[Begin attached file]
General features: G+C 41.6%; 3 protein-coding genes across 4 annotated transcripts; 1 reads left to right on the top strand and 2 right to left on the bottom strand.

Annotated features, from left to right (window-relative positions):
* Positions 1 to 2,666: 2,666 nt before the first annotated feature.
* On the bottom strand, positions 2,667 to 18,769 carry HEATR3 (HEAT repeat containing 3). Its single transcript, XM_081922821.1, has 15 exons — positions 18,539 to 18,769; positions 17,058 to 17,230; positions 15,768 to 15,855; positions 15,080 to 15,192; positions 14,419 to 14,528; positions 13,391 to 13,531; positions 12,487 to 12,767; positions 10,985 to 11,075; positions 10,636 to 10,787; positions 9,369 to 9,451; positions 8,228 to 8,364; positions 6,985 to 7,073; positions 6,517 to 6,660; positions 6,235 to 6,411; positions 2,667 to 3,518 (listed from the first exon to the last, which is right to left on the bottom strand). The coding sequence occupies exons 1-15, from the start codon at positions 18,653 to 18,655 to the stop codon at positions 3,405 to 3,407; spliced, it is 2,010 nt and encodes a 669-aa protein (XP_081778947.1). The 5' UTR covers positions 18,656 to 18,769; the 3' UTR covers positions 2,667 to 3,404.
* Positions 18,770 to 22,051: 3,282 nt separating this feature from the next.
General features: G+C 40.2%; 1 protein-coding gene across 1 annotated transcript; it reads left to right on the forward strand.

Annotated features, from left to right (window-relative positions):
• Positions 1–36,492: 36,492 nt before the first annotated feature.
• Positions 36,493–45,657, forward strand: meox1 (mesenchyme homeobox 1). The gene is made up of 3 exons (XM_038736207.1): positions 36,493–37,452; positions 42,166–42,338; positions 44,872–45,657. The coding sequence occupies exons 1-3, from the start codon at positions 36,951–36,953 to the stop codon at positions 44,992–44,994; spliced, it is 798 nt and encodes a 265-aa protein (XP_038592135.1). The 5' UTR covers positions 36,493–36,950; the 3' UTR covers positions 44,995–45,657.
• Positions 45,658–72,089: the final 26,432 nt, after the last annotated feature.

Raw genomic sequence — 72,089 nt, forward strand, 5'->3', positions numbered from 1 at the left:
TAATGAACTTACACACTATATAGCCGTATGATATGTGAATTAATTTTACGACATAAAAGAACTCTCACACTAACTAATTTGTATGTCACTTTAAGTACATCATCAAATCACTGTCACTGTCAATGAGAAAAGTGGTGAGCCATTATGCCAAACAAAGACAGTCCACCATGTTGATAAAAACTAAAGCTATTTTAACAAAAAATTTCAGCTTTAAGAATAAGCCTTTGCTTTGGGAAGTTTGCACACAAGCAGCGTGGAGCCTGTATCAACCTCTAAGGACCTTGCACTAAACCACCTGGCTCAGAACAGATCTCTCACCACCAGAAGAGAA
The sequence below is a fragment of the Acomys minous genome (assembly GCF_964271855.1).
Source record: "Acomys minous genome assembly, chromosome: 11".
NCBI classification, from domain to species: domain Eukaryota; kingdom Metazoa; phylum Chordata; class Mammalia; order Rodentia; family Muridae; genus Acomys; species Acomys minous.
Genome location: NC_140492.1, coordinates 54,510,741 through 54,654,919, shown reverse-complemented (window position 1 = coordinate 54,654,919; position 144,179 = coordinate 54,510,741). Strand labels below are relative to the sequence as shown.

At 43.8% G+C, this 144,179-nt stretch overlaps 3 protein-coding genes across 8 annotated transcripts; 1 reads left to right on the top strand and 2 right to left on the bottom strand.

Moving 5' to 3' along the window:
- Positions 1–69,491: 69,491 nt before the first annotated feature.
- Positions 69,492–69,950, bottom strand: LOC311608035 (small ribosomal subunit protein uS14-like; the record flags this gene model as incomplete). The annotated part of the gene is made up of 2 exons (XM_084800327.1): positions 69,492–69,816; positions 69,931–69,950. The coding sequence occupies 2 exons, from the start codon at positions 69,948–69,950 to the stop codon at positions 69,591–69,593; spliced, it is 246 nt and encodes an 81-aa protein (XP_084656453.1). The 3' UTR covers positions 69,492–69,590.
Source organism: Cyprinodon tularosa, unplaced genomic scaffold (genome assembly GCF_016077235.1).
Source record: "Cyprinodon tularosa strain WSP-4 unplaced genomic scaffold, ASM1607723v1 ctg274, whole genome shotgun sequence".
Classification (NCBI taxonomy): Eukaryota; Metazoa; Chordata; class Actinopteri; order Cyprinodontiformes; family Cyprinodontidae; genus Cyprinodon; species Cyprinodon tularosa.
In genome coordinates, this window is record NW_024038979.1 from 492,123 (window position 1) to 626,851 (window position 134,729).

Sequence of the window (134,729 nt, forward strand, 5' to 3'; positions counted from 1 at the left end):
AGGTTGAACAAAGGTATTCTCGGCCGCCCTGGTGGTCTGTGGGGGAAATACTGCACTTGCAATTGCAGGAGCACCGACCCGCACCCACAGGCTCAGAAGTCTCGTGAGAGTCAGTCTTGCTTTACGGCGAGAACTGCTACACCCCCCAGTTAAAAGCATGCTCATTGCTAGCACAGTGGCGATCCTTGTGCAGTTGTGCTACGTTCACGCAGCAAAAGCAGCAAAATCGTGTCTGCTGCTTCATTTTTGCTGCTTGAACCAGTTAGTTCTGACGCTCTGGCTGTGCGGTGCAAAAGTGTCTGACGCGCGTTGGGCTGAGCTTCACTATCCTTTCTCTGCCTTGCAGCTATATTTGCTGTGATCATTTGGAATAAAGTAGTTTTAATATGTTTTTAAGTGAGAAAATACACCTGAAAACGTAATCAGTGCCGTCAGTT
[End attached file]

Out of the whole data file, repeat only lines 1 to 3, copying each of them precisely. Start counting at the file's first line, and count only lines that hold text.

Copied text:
General features: G+C 41.6%; 3 protein-coding genes across 4 annotated transcripts; 1 reads left to right on the top strand and 2 right to left on the bottom strand.

Annotated features, from left to right (window-relative positions):
* Positions 1 to 2,666: 2,666 nt before the first annotated feature.